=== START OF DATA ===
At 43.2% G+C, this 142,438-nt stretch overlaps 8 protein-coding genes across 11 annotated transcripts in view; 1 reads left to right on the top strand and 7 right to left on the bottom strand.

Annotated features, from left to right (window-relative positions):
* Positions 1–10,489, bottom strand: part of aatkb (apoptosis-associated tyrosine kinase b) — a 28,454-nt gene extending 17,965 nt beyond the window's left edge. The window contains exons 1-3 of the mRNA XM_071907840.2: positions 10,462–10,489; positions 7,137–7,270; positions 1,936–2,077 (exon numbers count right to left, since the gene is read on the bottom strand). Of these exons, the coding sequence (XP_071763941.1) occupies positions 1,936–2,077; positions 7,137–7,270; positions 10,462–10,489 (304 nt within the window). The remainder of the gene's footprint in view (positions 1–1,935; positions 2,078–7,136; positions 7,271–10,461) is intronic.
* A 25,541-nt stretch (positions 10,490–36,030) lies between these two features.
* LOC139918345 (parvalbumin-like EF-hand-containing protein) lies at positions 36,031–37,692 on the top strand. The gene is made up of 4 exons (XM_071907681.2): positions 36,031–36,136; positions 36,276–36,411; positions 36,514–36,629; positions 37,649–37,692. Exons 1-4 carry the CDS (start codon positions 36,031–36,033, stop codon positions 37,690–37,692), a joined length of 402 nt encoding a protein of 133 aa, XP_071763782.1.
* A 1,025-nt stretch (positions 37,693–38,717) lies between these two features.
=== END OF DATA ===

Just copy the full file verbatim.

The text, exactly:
At 43.2% G+C, this 142,438-nt stretch overlaps 8 protein-coding genes across 11 annotated transcripts in view; 1 reads left to right on the top strand and 7 right to left on the bottom strand.

Annotated features, from left to right (window-relative positions):
* Positions 1–10,489, bottom strand: part of aatkb (apoptosis-associated tyrosine kinase b) — a 28,454-nt gene extending 17,965 nt beyond the window's left edge. The window contains exons 1-3 of the mRNA XM_071907840.2: positions 10,462–10,489; positions 7,137–7,270; positions 1,936–2,077 (exon numbers count right to left, since the gene is read on the bottom strand). Of these exons, the coding sequence (XP_071763941.1) occupies positions 1,936–2,077; positions 7,137–7,270; positions 10,462–10,489 (304 nt within the window). The remainder of the gene's footprint in view (positions 1–1,935; positions 2,078–7,136; positions 7,271–10,461) is intronic.
* A 25,541-nt stretch (positions 10,490–36,030) lies between these two features.
* LOC139918345 (parvalbumin-like EF-hand-containing protein) lies at positions 36,031–37,692 on the top strand. The gene is made up of 4 exons (XM_071907681.2): positions 36,031–36,136; positions 36,276–36,411; positions 36,514–36,629; positions 37,649–37,692. Exons 1-4 carry the CDS (start codon positions 36,031–36,033, stop codon positions 37,690–37,692), a joined length of 402 nt encoding a protein of 133 aa, XP_071763782.1.
* A 1,025-nt stretch (positions 37,693–38,717) lies between these two features.